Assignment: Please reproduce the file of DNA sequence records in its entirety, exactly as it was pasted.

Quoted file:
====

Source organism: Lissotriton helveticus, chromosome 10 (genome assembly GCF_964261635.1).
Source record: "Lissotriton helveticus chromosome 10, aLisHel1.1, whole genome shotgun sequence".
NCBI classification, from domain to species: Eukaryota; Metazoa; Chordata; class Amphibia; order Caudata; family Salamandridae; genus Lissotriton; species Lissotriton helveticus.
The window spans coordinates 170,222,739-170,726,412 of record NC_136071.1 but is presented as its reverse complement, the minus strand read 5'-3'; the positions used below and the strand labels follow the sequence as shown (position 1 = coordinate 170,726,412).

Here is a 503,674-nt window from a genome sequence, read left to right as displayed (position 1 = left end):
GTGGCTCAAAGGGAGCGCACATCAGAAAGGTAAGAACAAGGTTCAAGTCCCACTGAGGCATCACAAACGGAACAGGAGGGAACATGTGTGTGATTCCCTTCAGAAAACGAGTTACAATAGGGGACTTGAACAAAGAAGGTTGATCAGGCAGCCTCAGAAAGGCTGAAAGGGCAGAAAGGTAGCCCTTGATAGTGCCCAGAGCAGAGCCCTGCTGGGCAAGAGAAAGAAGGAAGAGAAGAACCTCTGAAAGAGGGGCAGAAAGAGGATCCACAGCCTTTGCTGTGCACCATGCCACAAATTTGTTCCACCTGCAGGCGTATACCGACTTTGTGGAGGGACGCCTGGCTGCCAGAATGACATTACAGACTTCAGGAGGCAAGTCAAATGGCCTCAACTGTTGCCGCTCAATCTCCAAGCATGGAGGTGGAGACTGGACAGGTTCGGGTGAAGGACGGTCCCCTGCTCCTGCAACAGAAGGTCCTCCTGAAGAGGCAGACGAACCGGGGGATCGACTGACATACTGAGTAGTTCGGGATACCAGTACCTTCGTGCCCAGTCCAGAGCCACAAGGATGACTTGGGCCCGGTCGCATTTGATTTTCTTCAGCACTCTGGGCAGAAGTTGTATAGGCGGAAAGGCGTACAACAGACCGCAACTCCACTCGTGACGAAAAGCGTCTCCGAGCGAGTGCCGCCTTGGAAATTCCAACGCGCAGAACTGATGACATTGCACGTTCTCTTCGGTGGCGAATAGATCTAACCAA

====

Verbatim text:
Source organism: Lissotriton helveticus, chromosome 10 (genome assembly GCF_964261635.1).
Source record: "Lissotriton helveticus chromosome 10, aLisHel1.1, whole genome shotgun sequence".
NCBI classification, from domain to species: Eukaryota; Metazoa; Chordata; class Amphibia; order Caudata; family Salamandridae; genus Lissotriton; species Lissotriton helveticus.
The window spans coordinates 170,222,739-170,726,412 of record NC_136071.1 but is presented as its reverse complement, the minus strand read 5'-3'; the positions used below and the strand labels follow the sequence as shown (position 1 = coordinate 170,726,412).

Here is a 503,674-nt window from a genome sequence, read left to right as displayed (position 1 = left end):
GTGGCTCAAAGGGAGCGCACATCAGAAAGGTAAGAACAAGGTTCAAGTCCCACTGAGGCATCACAAACGGAACAGGAGGGAACATGTGTGTGATTCCCTTCAGAAAACGAGTTACAATAGGGGACTTGAACAAAGAAGGTTGATCAGGCAGCCTCAGAAAGGCTGAAAGGGCAGAAAGGTAGCCCTTGATAGTGCCCAGAGCAGAGCCCTGCTGGGCAAGAGAAAGAAGGAAGAGAAGAACCTCTGAAAGAGGGGCAGAAAGAGGATCCACAGCCTTTGCTGTGCACCATGCCACAAATTTGTTCCACCTGCAGGCGTATACCGACTTTGTGGAGGGACGCCTGGCTGCCAGAATGACATTACAGACTTCAGGAGGCAAGTCAAATGGCCTCAACTGTTGCCGCTCAATCTCCAAGCATGGAGGTGGAGACTGGACAGGTTCGGGTGAAGGACGGTCCCCTGCTCCTGCAACAGAAGGTCCTCCTGAAGAGGCAGACGAACCGGGGGATCGACTGACATACTGAGTAGTTCGGGATACCAGTACCTTCGTGCCCAGTCCAGAGCCACAAGGATGACTTGGGCCCGGTCGCATTTGATTTTCTTCAGCACTCTGGGCAGAAGTTGTATAGGCGGAAAGGCGTACAACAGACCGCAACTCCACTCGTGACGAAAAGCGTCTCCGAGCGAGTGCCGCCTTGGAAATTCCAACGCGCAGAACTGATGACATTGCACGTTCTCTTCGGTGGCGAATAGATCTAACCAA